The Maryland Senate ended its 2011 legislative session without voting on a bill that would have frozen the permitting of Marcellus Shale drilling until 2013 while state agencies reviewed the results of various studies into Marcellus development and hydraulic fracturing (hydrofracking).
The Marcellus Shale Safe Drilling Act (HB 852), which had been approved by the House of Delegates last month (see Shale Daily, March 25), was not passed out of the Senate's Education, Health and Environmental Affairs Committee prior to the end of the legislative session Monday, according to a committee spokesman. Gov. Martin O'Malley had indicated that he supported the proposed moratorium.
Maryland Department of Environment (MDE) Acting Secretary Bob Summers had told lawmakers that his department supported the bill. MDE and the Maryland Department of Natural Resources wanted to put together an advisory committee to comprehensively study the impacts of development, according to Summers, who said industry would pay for the cost of the two-year study. In addition to the Environmental Protection Agency's (EPA) look at hydrofracking and drinking water supplies, the committee would review studies from New York State and the Delaware River Basin Commission (see Shale Daily, Feb. 9; Dec. 14, 2010; Dec. 10, 2010).
Language in the bill would have allowed MDE to begin issuing permits during the study period only if "information becomes available...sufficient to demonstrate that the extraction of natural gas from shale formations in the state can be accomplished without adverse impact to human health, natural resources or the environment." HB 852 would also have required MDE to consult with local governments when evaluating permits for drilling within the Marcellus.
On Tuesday, Summers told a U.S. Senate committee that Maryland needs the federal government "to take a more active role in studying and regulating" hydrofracking, deep drilling, horizontal drilling and waste disposal.
"Having observed events in Pennsylvania during the first few years of Marcellus Shale drilling there, Gov. O'Malley, the Department of the Environment and the Department of Natural Resources are determined to ensure that drilling will not start in Maryland until we know whether, and how, it can be done safely," Summers said in testimony before the Senate Environment and Public Works Committee. "We are proceeding cautiously and deliberately and do not intend to allow drilling and fracking in the Marcellus Shale until the issues are resolved to our satisfaction."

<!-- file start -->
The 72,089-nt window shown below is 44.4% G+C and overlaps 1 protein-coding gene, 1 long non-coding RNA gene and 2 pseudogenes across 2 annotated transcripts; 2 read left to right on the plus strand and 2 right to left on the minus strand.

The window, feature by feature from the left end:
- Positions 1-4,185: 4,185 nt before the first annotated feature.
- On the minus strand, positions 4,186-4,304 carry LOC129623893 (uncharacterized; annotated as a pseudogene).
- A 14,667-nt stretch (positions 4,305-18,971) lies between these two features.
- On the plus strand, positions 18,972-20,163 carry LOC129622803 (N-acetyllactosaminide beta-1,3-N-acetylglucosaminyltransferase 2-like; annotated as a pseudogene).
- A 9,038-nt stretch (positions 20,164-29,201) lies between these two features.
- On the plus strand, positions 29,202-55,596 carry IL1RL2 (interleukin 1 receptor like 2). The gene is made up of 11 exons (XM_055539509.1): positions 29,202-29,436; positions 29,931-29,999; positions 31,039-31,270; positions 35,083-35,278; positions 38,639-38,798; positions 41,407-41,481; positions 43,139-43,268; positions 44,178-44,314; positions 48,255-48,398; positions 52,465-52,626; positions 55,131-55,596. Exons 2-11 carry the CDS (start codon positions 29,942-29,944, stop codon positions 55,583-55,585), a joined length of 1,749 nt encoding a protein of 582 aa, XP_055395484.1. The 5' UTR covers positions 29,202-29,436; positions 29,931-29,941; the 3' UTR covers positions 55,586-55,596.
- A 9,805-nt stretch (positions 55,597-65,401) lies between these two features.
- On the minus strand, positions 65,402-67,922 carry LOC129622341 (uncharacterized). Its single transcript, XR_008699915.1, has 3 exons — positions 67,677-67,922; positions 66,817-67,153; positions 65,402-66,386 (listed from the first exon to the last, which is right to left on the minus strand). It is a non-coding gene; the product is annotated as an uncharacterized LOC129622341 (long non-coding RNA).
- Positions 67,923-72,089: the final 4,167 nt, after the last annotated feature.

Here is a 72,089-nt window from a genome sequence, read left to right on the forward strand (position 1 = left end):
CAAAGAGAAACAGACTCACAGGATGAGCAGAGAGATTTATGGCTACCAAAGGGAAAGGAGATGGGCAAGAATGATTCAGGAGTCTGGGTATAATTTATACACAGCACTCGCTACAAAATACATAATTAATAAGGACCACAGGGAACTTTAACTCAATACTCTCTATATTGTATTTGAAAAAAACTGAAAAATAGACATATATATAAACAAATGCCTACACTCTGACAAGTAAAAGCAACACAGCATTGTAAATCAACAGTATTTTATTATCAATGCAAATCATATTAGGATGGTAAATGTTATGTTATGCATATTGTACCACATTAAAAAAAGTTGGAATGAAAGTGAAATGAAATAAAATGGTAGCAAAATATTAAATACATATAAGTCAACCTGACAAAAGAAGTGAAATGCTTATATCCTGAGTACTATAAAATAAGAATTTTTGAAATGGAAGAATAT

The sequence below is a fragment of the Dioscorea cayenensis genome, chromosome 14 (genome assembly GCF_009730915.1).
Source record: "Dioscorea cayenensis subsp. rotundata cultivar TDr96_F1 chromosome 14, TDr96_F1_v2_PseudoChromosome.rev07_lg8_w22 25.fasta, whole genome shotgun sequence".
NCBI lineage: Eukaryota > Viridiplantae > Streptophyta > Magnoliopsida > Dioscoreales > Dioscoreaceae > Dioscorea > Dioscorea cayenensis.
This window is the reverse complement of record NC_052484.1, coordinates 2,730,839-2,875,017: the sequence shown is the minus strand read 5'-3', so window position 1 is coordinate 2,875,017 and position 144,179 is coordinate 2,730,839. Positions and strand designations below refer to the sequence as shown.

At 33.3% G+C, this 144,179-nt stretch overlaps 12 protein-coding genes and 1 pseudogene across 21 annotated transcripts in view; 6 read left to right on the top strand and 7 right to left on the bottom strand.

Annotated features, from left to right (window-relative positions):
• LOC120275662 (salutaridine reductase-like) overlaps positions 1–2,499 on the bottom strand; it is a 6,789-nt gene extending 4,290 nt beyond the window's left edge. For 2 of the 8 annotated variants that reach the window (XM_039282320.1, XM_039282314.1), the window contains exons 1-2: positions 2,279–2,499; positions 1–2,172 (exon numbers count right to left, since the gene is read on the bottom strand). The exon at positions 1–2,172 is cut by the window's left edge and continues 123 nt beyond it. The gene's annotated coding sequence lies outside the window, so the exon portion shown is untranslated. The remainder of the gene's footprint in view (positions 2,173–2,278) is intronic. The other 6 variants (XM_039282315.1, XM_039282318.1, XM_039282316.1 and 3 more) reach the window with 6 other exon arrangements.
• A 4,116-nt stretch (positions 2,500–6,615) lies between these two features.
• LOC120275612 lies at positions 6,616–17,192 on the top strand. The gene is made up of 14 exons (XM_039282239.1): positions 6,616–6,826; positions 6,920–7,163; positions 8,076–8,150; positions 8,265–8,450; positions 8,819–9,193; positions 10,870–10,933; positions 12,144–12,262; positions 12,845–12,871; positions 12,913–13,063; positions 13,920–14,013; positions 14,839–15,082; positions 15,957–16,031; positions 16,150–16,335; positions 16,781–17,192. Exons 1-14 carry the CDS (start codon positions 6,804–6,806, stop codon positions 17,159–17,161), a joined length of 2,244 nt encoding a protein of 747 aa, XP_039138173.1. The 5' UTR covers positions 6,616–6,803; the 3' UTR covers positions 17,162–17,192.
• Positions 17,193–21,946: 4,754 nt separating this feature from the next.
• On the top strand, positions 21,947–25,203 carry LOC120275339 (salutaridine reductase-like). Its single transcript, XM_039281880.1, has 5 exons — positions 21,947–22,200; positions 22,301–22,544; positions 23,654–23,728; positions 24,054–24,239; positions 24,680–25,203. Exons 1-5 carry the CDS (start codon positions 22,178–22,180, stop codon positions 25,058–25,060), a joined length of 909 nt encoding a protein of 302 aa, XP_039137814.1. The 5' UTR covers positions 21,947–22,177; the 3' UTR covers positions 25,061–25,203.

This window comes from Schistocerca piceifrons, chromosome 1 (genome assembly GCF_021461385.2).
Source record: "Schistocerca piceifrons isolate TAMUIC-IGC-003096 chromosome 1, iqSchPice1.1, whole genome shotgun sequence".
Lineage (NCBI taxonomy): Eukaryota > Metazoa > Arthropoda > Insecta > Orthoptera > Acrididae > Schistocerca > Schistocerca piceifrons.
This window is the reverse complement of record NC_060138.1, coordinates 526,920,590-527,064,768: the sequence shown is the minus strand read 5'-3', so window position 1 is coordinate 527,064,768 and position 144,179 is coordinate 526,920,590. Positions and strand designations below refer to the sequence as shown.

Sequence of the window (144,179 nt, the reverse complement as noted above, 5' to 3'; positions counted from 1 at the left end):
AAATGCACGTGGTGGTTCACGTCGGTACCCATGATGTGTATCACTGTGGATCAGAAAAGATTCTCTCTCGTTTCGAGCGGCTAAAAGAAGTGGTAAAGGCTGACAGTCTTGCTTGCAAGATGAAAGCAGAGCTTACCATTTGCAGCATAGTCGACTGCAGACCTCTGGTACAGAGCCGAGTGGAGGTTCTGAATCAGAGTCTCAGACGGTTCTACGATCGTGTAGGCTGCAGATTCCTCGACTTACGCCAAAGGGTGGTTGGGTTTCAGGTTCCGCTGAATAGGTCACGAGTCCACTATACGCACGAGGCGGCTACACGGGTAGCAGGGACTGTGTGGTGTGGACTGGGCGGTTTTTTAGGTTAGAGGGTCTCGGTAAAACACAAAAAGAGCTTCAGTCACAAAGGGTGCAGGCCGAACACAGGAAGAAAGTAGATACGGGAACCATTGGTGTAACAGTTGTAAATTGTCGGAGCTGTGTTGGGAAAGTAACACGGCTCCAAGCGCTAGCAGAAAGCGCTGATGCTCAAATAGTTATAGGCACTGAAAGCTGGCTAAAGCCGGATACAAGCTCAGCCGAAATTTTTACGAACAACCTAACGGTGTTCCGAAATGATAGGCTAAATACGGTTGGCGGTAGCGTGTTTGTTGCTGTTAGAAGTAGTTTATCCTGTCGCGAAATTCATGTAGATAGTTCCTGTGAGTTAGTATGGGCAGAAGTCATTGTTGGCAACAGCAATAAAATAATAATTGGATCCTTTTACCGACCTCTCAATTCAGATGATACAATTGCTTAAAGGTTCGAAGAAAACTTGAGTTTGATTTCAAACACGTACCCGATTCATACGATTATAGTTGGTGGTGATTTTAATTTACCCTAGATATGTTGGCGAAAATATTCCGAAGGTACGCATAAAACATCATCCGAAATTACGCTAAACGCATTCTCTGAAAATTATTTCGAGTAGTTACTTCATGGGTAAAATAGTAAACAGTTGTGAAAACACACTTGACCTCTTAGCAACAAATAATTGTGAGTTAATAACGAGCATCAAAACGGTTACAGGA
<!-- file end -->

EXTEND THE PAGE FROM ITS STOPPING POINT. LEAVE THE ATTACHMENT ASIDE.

MDE "will consider issuing permits for a small number of exploratory wells to be drilled and fracked in the Marcellus Shale" using "best practices" standards the agency will develop over the next year, Summers said. Data gathered from those exploratory wells will be used "to evaluate the environmental viability of gas production from the Marcellus Shale...[and], if we determine that gas production can be accomplished without unreasonable risk to human health and the environment, the department could then make decisions on applications for production wells."
HB 852 was opposed by Del. Wendell Beitzel, a Republican who represents rural Garrett and Allegany counties. Located in the state's western panhandle, Garrett and Allegany are the only counties in the state overlaying the Marcellus.
Tulsa, OK-based Samson Resources applied in late 2009 to drill three wells in Garrett County and a fourth in neighboring Allegany County. At the time, the company said it would drill dozens of other wells on 70,000 acres in the area if the initial wells were successful. Since then Samson has shelved plans for two of the Garrett County wells and the Allegany well.
Dallas-based Chief Oil & Gas LLC has also applied to MDE to drill in Garrett County. Chief has submitted preliminary plans for four potential sites near Friendsville, MD, a few miles north of Deep Creek Lake, according to the Garrett County government. The private operator holds more than 600,000 gross acres in Pennsylvania, West Virginia and Maryland.
The Samson and Chief applications remain under review at MDE.
The EPA last year said it would study the potential risks of hydrofracking on water quality and public health (see Daily GPI, March 19, 2010). The agency has said it hopes to have initial research results by the end of 2012, and to have an additional report completed in 2014 (see Shale Daily, Feb. 22).